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  • 1
    ISSN: 1435-165X
    Keywords: Key words Eating disorders adolescents ; personality characteristics ; prediction ; outcome
    Source: Springer Online Journal Archives 1860-2000
    Topics: Medicine
    Notes: Abstract Results of studies on predictive factors in eating disorders have not been very clear until now. Attention has focused primarily on the predictive value of eating behaviour, duration of illness, comorbidity, and population characteristics for groups with mixed eating disorders, but lately several studies have concentrated on the influence of psychological and personality characteristics. In this 4-year prospective follow-up study of 49 eating-disordered adolescent patients, the predictive value of psychological factors and personality characteristics for the course of eating disorders is determined and discussed. The prognostic power of psychological variables measured by means of the Eating Disorder Inventory and the Dutch Personality Questionnaire is found to be stronger than that of behavioral factors and population characteristics and is different for anorectic and bulimic patients. For restricting anorectics, strong maturity fears predict poor outcome after four years, while for bulimic anorectics a longer duration of illness is related to poor prognosis. For patients with bulimic characteristics low self-esteem at admission is predictive of poor outcome.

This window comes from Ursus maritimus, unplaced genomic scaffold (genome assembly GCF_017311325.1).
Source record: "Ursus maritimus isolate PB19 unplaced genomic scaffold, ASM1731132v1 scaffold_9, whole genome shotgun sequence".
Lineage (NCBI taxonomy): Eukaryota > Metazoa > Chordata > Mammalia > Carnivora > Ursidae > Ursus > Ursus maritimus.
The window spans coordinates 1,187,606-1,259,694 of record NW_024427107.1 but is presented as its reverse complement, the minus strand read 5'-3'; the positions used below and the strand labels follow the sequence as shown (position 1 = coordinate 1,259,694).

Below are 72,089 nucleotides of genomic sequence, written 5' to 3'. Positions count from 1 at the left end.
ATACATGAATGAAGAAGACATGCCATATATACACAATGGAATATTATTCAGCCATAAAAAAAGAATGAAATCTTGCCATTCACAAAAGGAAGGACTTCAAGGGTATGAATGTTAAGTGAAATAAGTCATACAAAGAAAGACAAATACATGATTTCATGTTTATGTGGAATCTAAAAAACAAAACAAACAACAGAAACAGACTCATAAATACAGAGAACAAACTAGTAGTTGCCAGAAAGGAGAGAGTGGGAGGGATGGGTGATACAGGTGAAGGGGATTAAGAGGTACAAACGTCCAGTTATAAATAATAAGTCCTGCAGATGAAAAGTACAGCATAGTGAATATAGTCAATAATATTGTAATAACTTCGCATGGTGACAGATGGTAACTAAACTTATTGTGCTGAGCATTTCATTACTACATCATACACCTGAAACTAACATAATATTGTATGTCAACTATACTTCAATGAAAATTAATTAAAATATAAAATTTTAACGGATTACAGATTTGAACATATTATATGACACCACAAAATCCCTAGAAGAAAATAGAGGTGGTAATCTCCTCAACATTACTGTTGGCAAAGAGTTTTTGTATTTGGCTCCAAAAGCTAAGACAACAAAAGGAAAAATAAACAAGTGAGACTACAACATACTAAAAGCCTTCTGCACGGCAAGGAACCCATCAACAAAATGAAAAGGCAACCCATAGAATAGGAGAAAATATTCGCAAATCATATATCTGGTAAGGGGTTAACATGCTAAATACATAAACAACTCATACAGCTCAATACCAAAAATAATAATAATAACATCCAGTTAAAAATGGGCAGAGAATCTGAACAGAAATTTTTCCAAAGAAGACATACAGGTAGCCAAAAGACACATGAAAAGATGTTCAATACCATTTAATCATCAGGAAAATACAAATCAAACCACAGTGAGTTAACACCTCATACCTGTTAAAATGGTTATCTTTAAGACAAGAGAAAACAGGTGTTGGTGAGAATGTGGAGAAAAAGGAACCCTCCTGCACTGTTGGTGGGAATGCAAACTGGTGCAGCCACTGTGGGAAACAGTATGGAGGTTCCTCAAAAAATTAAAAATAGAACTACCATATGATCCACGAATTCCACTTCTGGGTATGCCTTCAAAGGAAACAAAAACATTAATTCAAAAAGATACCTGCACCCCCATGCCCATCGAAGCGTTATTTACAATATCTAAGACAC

Type of Medium: Electronic Resource
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  • 2
    ISSN: 1435-165X
    Keywords: Key words Classification – DSM – clinical statistics – health statistics
    Source: Springer Online Journal Archives 1860-2000
    Topics: Medicine
    Notes: Abstract  DSM data are often used to build statistics on the types of patients to whom mental health services are offered. These statistics are normally based on broad categories that cluster finer subcategories for specific diagnoses. These broad categories can be built in a number of ways. The purpose of this study is to determine the effect of the choices made in forming broad DSM categories, by observing the resulting differences in clinical health statistics. Results based on 3496 clinical cases show that DSM-III-(R) classifications can be presented in different formats, leading to different outcomes. To avoid wrong conclusions based on one format, DSM statistics should always be presented in varying formats.
    Type of Medium: Electronic Resource
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